Vincent Boland: Berlin is the weak link in the West’s attempt to halt Putin’s war

Europe’s largest economy relies on Russian gas to fuel its industries and heat its homes. Severing that link will be hard for hesitant German leader Olaf Scholz, but time is running out for Ukraine

Russian leader Vladimir Putin with Gazprom boss Alexei Miller and former German chancellor Gerhard Schröder at the inauguration of the Nord Stream Project in 2011. The €38.8 billion the EU has paid for its energy from Russia since the start of the Ukraine invasion can procure a lot of weapons and pay a lot of soldiers. Picture: Alexey Nikolsky/AFP via Getty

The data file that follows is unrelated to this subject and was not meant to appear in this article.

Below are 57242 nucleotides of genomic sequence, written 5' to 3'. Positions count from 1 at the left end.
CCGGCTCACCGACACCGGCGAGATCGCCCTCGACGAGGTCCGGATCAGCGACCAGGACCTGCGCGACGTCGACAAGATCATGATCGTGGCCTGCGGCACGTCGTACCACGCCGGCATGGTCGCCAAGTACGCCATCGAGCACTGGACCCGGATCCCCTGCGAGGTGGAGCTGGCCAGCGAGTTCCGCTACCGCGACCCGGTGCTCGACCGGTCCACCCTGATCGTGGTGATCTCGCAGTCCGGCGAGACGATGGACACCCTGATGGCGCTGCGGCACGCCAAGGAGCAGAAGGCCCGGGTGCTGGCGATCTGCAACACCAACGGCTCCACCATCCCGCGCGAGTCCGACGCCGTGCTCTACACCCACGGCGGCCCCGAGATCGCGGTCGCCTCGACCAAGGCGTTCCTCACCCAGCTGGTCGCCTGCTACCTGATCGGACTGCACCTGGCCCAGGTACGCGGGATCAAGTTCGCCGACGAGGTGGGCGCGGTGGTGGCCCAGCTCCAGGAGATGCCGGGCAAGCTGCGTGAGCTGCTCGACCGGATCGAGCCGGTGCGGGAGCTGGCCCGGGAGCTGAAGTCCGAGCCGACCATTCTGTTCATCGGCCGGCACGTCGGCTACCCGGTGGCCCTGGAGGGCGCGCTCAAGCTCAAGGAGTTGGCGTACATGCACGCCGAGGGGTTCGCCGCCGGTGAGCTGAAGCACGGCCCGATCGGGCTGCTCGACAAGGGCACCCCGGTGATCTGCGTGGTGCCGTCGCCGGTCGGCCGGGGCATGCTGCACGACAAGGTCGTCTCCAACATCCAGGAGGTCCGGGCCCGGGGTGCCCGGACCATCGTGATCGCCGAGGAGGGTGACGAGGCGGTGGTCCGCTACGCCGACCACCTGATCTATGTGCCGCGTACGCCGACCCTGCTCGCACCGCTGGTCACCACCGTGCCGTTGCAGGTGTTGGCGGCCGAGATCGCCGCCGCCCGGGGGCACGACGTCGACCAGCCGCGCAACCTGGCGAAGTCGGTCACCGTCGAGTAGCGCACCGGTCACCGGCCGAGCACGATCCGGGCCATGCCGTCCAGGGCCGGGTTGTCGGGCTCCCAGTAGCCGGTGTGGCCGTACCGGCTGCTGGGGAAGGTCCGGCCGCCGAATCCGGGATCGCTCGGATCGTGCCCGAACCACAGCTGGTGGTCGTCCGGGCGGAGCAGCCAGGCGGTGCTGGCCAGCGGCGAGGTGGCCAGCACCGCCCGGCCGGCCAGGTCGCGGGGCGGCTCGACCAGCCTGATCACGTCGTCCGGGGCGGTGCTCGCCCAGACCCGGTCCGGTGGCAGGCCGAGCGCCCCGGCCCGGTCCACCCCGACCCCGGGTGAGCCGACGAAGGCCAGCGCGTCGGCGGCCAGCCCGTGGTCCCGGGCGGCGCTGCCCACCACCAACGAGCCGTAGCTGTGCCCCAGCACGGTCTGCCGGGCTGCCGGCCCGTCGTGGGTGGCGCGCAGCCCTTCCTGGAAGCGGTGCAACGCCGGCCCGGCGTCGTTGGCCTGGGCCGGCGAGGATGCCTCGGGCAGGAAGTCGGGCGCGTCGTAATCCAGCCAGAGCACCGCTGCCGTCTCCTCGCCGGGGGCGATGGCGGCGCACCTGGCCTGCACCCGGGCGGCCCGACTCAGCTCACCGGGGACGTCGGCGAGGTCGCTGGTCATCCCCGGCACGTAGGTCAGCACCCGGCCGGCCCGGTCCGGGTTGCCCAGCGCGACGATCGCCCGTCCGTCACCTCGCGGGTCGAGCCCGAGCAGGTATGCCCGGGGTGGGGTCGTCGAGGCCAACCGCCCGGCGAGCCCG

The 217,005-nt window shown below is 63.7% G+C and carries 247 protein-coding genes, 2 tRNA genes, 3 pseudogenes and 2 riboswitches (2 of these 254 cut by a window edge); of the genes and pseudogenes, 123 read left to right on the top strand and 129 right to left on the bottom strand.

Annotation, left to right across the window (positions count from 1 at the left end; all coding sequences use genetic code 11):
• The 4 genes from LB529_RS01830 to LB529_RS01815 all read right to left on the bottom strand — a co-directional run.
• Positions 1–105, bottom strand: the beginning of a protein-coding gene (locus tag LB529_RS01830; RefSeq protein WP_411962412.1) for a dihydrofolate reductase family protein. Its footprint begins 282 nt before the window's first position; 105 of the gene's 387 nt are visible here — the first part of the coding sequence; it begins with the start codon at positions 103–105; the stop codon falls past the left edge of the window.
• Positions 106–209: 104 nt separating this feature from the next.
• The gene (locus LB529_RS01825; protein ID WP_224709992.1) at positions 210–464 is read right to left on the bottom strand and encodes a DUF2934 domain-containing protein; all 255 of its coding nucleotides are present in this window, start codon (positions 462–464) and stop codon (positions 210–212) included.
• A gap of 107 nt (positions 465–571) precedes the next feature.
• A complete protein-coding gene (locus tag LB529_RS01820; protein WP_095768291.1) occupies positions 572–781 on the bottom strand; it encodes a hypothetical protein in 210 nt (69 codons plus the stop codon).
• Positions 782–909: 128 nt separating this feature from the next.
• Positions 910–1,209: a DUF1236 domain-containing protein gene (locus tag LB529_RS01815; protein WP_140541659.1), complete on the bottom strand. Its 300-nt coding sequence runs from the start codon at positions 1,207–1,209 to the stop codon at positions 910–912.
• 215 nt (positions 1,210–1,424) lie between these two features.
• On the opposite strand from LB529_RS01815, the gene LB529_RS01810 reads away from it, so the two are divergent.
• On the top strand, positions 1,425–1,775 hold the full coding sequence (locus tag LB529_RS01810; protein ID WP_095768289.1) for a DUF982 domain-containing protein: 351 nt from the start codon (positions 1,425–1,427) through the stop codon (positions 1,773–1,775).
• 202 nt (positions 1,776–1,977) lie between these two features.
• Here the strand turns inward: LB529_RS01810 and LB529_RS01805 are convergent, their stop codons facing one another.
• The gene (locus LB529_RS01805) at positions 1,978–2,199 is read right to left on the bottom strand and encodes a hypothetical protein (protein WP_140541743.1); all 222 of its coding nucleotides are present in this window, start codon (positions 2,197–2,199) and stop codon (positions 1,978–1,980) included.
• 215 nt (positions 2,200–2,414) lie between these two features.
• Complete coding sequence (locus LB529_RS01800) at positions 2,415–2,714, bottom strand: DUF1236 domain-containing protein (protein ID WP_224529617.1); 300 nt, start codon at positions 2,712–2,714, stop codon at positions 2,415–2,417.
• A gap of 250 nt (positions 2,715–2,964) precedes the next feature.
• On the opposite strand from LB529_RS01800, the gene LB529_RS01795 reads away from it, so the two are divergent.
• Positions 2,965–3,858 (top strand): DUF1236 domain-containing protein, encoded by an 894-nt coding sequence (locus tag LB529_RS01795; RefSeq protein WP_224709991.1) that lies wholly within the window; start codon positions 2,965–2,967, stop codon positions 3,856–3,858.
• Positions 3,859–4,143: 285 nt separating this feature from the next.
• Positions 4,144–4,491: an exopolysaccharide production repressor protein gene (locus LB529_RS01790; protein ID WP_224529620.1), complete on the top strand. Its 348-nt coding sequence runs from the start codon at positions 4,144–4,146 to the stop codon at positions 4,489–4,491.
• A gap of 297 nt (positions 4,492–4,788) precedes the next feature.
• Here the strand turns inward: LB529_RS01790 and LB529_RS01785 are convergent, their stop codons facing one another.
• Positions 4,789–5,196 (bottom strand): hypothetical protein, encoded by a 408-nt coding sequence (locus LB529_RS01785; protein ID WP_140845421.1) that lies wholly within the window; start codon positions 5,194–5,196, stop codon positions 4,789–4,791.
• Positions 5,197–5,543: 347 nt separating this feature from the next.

An organisation called the Centre for Research on Energy and Clean Air has a live online calculator that tracks how much Russia has earned from its fossil fuel exports to the EU since Vladimir Putin launched his war on Ukraine two months ago. At lunchtime last Wednesday, the sum amounted to €37,891,553,784.

That sort of cash can procure a lot of weapons and pay a lot of Russian soldiers whatever pittance they earn to kill ...